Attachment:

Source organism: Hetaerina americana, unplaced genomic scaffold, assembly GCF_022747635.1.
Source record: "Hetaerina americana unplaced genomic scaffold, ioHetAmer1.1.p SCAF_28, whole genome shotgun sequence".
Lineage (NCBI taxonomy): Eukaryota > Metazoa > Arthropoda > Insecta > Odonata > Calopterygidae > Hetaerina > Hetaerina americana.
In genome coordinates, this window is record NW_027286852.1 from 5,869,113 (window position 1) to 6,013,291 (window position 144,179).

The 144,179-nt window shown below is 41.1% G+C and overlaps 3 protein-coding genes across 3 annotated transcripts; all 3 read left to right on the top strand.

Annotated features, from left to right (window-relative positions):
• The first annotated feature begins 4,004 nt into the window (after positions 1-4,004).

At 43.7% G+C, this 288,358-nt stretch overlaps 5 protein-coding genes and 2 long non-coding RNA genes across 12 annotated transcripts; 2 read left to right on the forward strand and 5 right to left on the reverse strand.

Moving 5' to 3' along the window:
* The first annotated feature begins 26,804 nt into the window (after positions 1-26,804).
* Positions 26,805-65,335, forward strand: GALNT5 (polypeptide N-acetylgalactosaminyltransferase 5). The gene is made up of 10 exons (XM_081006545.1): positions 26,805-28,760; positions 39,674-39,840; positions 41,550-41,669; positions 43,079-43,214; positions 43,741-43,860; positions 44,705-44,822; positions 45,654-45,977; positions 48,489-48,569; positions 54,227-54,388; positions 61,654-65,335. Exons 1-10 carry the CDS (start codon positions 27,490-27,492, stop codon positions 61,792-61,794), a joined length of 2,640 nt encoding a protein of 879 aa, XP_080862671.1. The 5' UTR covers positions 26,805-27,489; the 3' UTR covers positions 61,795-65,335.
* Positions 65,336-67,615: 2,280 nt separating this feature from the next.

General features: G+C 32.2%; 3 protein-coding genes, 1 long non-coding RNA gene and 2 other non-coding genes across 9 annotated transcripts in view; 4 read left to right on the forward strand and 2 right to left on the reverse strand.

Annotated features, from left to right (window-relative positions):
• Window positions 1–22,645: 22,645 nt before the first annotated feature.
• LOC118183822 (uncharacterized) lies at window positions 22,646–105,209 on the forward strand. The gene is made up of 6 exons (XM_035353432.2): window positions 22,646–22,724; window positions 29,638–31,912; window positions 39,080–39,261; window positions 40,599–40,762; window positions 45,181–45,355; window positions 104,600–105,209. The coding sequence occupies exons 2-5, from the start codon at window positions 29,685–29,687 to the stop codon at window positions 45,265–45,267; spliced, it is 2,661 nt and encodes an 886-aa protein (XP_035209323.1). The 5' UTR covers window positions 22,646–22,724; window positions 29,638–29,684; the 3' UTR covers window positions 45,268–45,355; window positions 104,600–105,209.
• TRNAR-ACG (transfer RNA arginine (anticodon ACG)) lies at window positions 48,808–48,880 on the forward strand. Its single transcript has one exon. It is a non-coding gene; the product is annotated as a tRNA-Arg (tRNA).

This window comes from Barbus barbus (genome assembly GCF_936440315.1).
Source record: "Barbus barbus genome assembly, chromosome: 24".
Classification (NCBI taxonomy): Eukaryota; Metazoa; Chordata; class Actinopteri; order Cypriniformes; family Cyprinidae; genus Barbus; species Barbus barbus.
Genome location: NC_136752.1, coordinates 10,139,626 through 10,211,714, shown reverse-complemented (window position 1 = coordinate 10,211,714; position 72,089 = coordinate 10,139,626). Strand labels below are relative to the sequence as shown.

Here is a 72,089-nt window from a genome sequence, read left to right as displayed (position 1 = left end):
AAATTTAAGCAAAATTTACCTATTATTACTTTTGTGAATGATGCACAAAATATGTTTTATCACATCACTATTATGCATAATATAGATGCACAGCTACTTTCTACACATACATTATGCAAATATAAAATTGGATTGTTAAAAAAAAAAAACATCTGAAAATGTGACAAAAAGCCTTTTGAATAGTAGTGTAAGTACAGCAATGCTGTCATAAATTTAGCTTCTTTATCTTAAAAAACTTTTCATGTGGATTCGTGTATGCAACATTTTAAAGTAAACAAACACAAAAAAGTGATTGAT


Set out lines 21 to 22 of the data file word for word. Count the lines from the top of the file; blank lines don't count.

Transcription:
Genome location: NC_136752.1, coordinates 10,139,626 through 10,211,714, shown reverse-complemented (window position 1 = coordinate 10,211,714; position 72,089 = coordinate 10,139,626). Strand labels below are relative to the sequence as shown.

Here is a 72,089-nt window from a genome sequence, read left to right as displayed (position 1 = left end):